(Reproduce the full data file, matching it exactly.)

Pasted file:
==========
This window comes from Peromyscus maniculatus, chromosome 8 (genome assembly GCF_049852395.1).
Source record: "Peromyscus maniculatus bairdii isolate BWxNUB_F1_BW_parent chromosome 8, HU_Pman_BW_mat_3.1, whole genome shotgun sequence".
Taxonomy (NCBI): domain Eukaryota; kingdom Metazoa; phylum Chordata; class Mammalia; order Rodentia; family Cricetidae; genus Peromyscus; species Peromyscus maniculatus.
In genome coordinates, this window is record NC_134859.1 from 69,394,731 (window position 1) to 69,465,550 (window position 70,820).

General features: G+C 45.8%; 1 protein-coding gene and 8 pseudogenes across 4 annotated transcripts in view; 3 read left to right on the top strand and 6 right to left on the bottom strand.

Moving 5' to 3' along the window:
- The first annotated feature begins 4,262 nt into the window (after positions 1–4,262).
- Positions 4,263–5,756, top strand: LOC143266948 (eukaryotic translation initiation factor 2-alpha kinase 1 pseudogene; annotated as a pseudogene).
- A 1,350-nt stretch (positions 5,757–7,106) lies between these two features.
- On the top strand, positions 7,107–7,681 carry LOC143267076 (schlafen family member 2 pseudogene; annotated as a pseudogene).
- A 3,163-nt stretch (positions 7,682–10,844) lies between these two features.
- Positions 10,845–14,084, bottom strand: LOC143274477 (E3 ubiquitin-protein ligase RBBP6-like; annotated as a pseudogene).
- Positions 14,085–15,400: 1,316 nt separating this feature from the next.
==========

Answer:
This window comes from Peromyscus maniculatus, chromosome 8 (genome assembly GCF_049852395.1).
Source record: "Peromyscus maniculatus bairdii isolate BWxNUB_F1_BW_parent chromosome 8, HU_Pman_BW_mat_3.1, whole genome shotgun sequence".
Taxonomy (NCBI): domain Eukaryota; kingdom Metazoa; phylum Chordata; class Mammalia; order Rodentia; family Cricetidae; genus Peromyscus; species Peromyscus maniculatus.
In genome coordinates, this window is record NC_134859.1 from 69,394,731 (window position 1) to 69,465,550 (window position 70,820).

General features: G+C 45.8%; 1 protein-coding gene and 8 pseudogenes across 4 annotated transcripts in view; 3 read left to right on the top strand and 6 right to left on the bottom strand.

Moving 5' to 3' along the window:
- The first annotated feature begins 4,262 nt into the window (after positions 1–4,262).
- Positions 4,263–5,756, top strand: LOC143266948 (eukaryotic translation initiation factor 2-alpha kinase 1 pseudogene; annotated as a pseudogene).
- A 1,350-nt stretch (positions 5,757–7,106) lies between these two features.
- On the top strand, positions 7,107–7,681 carry LOC143267076 (schlafen family member 2 pseudogene; annotated as a pseudogene).
- A 3,163-nt stretch (positions 7,682–10,844) lies between these two features.
- Positions 10,845–14,084, bottom strand: LOC143274477 (E3 ubiquitin-protein ligase RBBP6-like; annotated as a pseudogene).
- Positions 14,085–15,400: 1,316 nt separating this feature from the next.